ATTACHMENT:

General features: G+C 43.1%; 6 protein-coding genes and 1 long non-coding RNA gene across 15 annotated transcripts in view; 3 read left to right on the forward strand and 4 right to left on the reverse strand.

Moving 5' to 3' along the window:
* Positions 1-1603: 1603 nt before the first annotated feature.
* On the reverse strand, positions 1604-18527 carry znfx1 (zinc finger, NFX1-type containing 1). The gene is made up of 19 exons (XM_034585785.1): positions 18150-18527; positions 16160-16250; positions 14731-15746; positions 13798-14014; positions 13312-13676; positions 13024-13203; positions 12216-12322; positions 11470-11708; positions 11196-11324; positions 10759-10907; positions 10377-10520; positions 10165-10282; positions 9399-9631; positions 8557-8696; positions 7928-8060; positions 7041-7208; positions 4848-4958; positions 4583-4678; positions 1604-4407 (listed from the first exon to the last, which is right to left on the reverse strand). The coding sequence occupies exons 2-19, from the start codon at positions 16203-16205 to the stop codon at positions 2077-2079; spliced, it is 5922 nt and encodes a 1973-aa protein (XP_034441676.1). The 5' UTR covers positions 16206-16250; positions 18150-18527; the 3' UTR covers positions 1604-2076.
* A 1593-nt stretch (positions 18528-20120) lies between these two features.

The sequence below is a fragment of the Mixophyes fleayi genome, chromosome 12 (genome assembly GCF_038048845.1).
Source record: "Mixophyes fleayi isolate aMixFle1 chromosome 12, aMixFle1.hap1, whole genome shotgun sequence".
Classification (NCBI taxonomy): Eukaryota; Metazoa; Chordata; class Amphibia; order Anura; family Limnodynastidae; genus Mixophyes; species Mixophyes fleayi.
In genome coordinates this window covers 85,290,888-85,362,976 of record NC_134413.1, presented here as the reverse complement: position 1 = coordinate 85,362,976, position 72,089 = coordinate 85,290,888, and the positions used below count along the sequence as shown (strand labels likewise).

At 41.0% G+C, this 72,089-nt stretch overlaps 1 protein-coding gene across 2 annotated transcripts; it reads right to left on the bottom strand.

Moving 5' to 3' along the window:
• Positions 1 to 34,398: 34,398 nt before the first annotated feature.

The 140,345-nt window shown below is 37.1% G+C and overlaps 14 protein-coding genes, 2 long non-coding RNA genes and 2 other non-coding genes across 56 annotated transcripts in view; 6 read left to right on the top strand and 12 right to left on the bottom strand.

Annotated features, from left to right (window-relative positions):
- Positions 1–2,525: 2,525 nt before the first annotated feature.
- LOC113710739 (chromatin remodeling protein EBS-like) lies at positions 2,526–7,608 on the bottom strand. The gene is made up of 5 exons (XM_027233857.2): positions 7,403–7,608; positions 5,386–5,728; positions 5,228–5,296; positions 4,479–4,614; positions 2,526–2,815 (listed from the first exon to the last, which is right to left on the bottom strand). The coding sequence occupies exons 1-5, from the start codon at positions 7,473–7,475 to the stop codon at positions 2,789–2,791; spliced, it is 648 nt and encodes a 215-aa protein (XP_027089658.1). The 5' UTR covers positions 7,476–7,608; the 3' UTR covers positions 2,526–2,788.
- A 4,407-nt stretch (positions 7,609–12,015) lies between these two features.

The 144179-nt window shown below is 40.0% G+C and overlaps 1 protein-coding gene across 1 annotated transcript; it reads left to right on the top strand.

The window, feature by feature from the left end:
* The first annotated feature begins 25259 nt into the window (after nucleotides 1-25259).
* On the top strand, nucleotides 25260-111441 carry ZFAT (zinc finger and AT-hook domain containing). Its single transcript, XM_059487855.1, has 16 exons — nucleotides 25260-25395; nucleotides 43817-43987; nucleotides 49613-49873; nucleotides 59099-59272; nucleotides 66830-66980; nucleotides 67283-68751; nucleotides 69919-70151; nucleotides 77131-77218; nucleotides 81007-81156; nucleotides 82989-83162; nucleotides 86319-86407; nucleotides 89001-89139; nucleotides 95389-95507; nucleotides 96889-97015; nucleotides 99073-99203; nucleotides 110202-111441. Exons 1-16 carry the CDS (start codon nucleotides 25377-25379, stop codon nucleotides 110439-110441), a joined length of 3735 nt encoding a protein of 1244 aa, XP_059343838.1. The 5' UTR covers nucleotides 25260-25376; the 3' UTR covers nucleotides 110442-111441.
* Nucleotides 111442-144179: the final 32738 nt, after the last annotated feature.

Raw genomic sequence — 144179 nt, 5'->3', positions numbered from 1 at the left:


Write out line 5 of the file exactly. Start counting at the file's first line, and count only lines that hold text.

* A 1593-nt stretch (positions 18528-20120) lies between these two features.